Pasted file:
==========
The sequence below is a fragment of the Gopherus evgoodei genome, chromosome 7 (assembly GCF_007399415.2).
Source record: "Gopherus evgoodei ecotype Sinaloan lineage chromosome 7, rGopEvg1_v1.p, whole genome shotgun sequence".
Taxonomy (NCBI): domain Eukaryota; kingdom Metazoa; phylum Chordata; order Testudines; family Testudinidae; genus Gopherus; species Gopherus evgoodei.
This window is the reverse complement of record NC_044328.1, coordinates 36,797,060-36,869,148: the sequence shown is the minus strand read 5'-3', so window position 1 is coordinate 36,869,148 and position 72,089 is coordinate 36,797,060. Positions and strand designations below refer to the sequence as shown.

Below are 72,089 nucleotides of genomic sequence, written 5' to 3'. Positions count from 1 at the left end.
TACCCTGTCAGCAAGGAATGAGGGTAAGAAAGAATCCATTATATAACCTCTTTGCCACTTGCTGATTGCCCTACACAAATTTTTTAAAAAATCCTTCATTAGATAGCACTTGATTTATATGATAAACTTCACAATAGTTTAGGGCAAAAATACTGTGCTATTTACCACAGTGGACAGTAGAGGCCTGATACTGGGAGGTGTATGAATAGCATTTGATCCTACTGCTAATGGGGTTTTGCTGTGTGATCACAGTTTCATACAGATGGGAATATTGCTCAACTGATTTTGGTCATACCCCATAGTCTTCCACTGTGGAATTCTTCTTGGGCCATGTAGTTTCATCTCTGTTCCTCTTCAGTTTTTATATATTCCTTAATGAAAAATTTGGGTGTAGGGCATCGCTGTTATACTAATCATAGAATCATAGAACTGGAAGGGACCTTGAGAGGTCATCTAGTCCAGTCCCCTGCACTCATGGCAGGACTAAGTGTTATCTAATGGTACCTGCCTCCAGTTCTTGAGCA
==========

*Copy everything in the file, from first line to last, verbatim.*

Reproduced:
The sequence below is a fragment of the Gopherus evgoodei genome, chromosome 7 (assembly GCF_007399415.2).
Source record: "Gopherus evgoodei ecotype Sinaloan lineage chromosome 7, rGopEvg1_v1.p, whole genome shotgun sequence".
Taxonomy (NCBI): domain Eukaryota; kingdom Metazoa; phylum Chordata; order Testudines; family Testudinidae; genus Gopherus; species Gopherus evgoodei.
This window is the reverse complement of record NC_044328.1, coordinates 36,797,060-36,869,148: the sequence shown is the minus strand read 5'-3', so window position 1 is coordinate 36,869,148 and position 72,089 is coordinate 36,797,060. Positions and strand designations below refer to the sequence as shown.

Below are 72,089 nucleotides of genomic sequence, written 5' to 3'. Positions count from 1 at the left end.
TACCCTGTCAGCAAGGAATGAGGGTAAGAAAGAATCCATTATATAACCTCTTTGCCACTTGCTGATTGCCCTACACAAATTTTTTAAAAAATCCTTCATTAGATAGCACTTGATTTATATGATAAACTTCACAATAGTTTAGGGCAAAAATACTGTGCTATTTACCACAGTGGACAGTAGAGGCCTGATACTGGGAGGTGTATGAATAGCATTTGATCCTACTGCTAATGGGGTTTTGCTGTGTGATCACAGTTTCATACAGATGGGAATATTGCTCAACTGATTTTGGTCATACCCCATAGTCTTCCACTGTGGAATTCTTCTTGGGCCATGTAGTTTCATCTCTGTTCCTCTTCAGTTTTTATATATTCCTTAATGAAAAATTTGGGTGTAGGGCATCGCTGTTATACTAATCATAGAATCATAGAACTGGAAGGGACCTTGAGAGGTCATCTAGTCCAGTCCCCTGCACTCATGGCAGGACTAAGTGTTATCTAATGGTACCTGCCTCCAGTTCTTGAGCA